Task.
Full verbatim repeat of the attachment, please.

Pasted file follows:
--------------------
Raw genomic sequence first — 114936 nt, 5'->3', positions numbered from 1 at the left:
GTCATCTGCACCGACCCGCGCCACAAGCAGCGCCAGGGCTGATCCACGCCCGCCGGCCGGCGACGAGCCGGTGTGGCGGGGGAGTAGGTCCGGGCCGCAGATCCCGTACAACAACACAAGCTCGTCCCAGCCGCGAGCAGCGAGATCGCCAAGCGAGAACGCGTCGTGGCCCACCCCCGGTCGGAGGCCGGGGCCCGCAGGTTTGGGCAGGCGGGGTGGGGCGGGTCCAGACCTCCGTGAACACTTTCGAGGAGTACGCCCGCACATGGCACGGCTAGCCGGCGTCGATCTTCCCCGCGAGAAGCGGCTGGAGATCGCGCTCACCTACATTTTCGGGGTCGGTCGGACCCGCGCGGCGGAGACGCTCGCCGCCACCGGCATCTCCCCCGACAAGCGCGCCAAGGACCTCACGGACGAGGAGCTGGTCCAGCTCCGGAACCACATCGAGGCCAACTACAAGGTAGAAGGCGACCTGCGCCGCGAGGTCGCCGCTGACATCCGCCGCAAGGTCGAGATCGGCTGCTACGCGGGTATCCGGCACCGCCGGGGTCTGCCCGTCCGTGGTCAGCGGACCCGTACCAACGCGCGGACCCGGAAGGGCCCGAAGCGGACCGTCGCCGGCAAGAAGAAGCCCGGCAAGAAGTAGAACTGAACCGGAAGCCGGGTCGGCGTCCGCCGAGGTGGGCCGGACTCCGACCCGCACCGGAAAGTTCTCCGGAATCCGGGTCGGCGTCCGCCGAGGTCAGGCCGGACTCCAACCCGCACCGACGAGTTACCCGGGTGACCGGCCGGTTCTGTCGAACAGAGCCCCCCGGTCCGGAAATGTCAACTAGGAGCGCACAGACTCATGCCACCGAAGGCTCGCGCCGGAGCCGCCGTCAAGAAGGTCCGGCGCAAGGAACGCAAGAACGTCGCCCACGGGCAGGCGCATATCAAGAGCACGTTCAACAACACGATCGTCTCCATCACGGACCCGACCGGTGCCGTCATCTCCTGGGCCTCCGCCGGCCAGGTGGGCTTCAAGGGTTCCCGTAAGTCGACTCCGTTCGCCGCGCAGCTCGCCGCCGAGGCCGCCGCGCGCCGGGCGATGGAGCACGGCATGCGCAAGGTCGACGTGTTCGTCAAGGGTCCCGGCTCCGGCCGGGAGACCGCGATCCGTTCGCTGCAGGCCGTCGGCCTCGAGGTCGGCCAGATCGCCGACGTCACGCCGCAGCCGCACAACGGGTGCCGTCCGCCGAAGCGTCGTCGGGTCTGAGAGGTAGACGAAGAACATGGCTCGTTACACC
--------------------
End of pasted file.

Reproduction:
Raw genomic sequence first — 114936 nt, 5'->3', positions numbered from 1 at the left:
GTCATCTGCACCGACCCGCGCCACAAGCAGCGCCAGGGCTGATCCACGCCCGCCGGCCGGCGACGAGCCGGTGTGGCGGGGGAGTAGGTCCGGGCCGCAGATCCCGTACAACAACACAAGCTCGTCCCAGCCGCGAGCAGCGAGATCGCCAAGCGAGAACGCGTCGTGGCCCACCCCCGGTCGGAGGCCGGGGCCCGCAGGTTTGGGCAGGCGGGGTGGGGCGGGTCCAGACCTCCGTGAACACTTTCGAGGAGTACGCCCGCACATGGCACGGCTAGCCGGCGTCGATCTTCCCCGCGAGAAGCGGCTGGAGATCGCGCTCACCTACATTTTCGGGGTCGGTCGGACCCGCGCGGCGGAGACGCTCGCCGCCACCGGCATCTCCCCCGACAAGCGCGCCAAGGACCTCACGGACGAGGAGCTGGTCCAGCTCCGGAACCACATCGAGGCCAACTACAAGGTAGAAGGCGACCTGCGCCGCGAGGTCGCCGCTGACATCCGCCGCAAGGTCGAGATCGGCTGCTACGCGGGTATCCGGCACCGCCGGGGTCTGCCCGTCCGTGGTCAGCGGACCCGTACCAACGCGCGGACCCGGAAGGGCCCGAAGCGGACCGTCGCCGGCAAGAAGAAGCCCGGCAAGAAGTAGAACTGAACCGGAAGCCGGGTCGGCGTCCGCCGAGGTGGGCCGGACTCCGACCCGCACCGGAAAGTTCTCCGGAATCCGGGTCGGCGTCCGCCGAGGTCAGGCCGGACTCCAACCCGCACCGACGAGTTACCCGGGTGACCGGCCGGTTCTGTCGAACAGAGCCCCCCGGTCCGGAAATGTCAACTAGGAGCGCACAGACTCATGCCACCGAAGGCTCGCGCCGGAGCCGCCGTCAAGAAGGTCCGGCGCAAGGAACGCAAGAACGTCGCCCACGGGCAGGCGCATATCAAGAGCACGTTCAACAACACGATCGTCTCCATCACGGACCCGACCGGTGCCGTCATCTCCTGGGCCTCCGCCGGCCAGGTGGGCTTCAAGGGTTCCCGTAAGTCGACTCCGTTCGCCGCGCAGCTCGCCGCCGAGGCCGCCGCGCGCCGGGCGATGGAGCACGGCATGCGCAAGGTCGACGTGTTCGTCAAGGGTCCCGGCTCCGGCCGGGAGACCGCGATCCGTTCGCTGCAGGCCGTCGGCCTCGAGGTCGGCCAGATCGCCGACGTCACGCCGCAGCCGCACAACGGGTGCCGTCCGCCGAAGCGTCGTCGGGTCTGAGAGGTAGACGAAGAACATGGCTCGTTACACC